The prosecutor, speaking to the jury in emotional terms with tears streaming down his face, laid out a graphic, depraved sexual scenario, accusing Morton of bludgeoning his wife for refusing to have sex on his birthday.
"There was no scientific evidence, there was no eyewitness, there was no murder weapon, there was no believable motive," Morton says. "... I didn't see how any rational, thinking person would say that's enough for a guilty verdict."
But with no other suspects, the jury convicted him. "We all felt so strongly that this was justice for Christine and that we were doing the right thing," says Mark Landrum, who was the jury foreman.
Morton spent nearly 25 years in prison.
He saw his son Eric only twice a year. "I would love seeing him, I was fascinated with his every move," Morton says. But Eric "was becoming more distant," Morton says. "He was becoming less mine."
As a teen, Eric had no memories of his father outside of prison. Letters his dad wrote him were "just a window into a life that never happened," he says. His father "barely existed in my life. I didn't have memories of him outside of the visits to prison."
Eric decided to stop visiting. "I think it was embarrassing for me to think that I had to go to jail to see my dad."
Michael Morton wrote Eric saying he had to come and tell him that in person. He did.
"It was another one of those numb, painful things," Morton says. "I just looked at my sister-in-law and said something like, 'Take care of my son.'"
Eric also changed his last name to that of the relatives who raised him.
A few years ago, a group of attorneys, working pro bono on Morton's behalf, managed to bring the truth to light. Not only was Morton innocent, but the prosecutor, Ken Anderson, was accused of withholding crucial evidence.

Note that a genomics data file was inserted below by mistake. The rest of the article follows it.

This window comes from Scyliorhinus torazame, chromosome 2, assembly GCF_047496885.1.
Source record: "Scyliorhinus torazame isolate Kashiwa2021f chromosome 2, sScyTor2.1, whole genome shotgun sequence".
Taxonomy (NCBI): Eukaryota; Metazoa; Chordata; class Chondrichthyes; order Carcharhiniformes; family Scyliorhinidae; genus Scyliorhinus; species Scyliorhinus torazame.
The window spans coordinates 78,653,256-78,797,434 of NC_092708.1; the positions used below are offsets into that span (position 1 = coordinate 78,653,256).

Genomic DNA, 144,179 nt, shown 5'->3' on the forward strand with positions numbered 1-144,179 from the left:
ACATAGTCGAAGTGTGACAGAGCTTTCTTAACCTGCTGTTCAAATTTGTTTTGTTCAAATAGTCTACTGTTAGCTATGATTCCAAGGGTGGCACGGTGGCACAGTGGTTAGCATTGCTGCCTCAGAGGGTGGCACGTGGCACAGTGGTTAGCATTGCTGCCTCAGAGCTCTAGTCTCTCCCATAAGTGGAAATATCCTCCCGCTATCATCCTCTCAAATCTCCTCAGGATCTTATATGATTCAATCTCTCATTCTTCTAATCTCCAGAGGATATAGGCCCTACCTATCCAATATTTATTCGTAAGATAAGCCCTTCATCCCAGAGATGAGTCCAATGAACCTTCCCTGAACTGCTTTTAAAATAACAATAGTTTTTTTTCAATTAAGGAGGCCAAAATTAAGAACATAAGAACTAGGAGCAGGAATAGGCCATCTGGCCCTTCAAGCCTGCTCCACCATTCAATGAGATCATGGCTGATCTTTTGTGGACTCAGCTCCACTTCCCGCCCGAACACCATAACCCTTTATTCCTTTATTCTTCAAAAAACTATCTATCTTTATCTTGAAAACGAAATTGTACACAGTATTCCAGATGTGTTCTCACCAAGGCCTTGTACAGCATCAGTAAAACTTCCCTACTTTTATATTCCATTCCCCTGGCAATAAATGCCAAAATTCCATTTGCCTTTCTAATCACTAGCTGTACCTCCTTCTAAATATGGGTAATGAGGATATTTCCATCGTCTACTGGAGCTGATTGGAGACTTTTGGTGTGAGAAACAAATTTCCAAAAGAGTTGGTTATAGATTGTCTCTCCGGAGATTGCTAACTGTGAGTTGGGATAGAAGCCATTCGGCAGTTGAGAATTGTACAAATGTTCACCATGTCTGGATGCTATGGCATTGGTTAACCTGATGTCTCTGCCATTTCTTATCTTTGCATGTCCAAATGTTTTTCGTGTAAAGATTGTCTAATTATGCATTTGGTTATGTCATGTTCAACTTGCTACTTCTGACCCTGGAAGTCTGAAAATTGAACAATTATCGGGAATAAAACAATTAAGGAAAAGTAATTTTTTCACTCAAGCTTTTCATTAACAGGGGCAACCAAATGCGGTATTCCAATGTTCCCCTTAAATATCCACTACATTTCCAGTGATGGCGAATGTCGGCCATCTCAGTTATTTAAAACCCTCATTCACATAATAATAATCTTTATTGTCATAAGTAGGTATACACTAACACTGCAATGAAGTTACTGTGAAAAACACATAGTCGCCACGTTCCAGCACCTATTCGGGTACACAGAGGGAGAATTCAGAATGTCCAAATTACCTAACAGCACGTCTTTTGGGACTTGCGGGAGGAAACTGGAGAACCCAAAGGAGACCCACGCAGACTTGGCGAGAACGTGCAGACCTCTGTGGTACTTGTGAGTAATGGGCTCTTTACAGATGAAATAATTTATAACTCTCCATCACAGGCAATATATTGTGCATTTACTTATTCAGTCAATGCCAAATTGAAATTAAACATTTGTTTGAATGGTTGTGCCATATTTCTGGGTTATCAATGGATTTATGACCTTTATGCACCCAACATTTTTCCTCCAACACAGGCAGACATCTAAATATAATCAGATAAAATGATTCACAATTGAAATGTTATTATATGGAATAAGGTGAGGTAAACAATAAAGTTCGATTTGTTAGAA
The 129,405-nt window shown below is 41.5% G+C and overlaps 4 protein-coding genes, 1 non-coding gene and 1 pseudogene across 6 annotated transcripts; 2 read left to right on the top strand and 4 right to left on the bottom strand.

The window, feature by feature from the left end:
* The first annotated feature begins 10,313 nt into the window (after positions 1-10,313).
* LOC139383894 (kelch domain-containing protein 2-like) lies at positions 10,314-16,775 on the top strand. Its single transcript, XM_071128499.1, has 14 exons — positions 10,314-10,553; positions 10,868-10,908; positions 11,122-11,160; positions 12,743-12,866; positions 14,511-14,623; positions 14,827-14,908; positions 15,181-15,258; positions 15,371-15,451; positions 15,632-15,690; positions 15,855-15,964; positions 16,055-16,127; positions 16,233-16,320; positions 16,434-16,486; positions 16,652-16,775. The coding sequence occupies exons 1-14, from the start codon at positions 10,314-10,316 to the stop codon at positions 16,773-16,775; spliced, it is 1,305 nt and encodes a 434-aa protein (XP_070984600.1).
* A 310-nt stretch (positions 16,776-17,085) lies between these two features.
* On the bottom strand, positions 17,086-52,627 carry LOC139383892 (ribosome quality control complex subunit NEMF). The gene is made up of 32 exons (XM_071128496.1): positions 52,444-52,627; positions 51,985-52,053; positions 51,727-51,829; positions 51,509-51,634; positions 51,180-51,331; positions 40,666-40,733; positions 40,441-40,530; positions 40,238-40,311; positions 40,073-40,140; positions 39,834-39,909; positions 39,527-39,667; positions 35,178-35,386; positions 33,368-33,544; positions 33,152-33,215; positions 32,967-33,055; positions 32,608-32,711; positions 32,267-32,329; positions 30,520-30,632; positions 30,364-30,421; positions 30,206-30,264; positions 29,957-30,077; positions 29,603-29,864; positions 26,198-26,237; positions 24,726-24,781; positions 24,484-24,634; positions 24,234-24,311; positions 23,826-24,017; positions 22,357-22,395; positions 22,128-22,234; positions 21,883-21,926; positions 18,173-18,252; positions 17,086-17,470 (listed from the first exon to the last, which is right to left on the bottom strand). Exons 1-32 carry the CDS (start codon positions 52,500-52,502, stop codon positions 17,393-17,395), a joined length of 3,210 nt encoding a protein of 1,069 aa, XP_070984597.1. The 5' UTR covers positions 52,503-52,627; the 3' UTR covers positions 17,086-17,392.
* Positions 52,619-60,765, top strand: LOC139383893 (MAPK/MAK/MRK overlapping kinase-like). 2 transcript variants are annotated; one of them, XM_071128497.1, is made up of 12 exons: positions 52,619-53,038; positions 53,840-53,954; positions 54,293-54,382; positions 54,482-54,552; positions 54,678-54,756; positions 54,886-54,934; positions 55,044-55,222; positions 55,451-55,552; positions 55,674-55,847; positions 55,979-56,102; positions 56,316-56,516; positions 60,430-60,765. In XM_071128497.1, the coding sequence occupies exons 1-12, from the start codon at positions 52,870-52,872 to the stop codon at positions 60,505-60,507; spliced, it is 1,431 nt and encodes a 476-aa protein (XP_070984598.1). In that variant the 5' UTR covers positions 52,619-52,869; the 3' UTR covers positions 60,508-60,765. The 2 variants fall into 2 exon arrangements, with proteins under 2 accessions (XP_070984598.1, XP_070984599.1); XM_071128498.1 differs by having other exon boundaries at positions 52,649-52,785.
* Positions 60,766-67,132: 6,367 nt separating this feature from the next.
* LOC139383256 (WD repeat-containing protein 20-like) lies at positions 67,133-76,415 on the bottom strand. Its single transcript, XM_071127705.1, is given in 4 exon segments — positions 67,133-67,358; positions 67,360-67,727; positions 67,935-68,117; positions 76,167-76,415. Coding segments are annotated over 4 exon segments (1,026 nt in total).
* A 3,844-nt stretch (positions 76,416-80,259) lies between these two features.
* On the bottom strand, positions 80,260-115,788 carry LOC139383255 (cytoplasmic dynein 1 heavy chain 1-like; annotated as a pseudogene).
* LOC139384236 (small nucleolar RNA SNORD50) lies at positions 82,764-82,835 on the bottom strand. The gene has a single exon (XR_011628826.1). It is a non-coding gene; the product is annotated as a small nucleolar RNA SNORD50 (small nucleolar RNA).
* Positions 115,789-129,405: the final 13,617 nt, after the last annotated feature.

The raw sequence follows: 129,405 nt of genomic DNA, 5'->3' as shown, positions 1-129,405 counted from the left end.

The little boy, Eric, had seen the attack and told relatives that daddy was not home at the time. He described the man who did it. Neighbors had described a man parking a green van behind the Mortons' house and walking off into a wooded area. A blood-stained bandana was found nearby. None of that evidence made it into the trial.
It took years of fighting, but Morton's attorneys finally got the bandana tested for DNA. It contained Christine Morton's blood and hair and the DNA of another man - a convicted felon named Mark Norwood.
Norwood had killed Christine Morton. And since no one figured that out after her death, he remained free. He killed another woman in the Austin area, Debra Baker, in similar circumstances less than two years later, authorities say.
Norwood has now been convicted in Morton's killing, and indicted in Baker's killing.
Morton was freed in October 2011. He was 57 years old. "I thank God this wasn't a capital case," he said.
SEE PART TWO OF MORTON'S STOY:
For much more about the dramatic exoneration of falsely accused murderer Michael Morton, watch CNN Films' "An Unreal Dream, The Michael Morton Story," airing Thursday, December 5, at 9 p.m. ET/PT on CNN TV.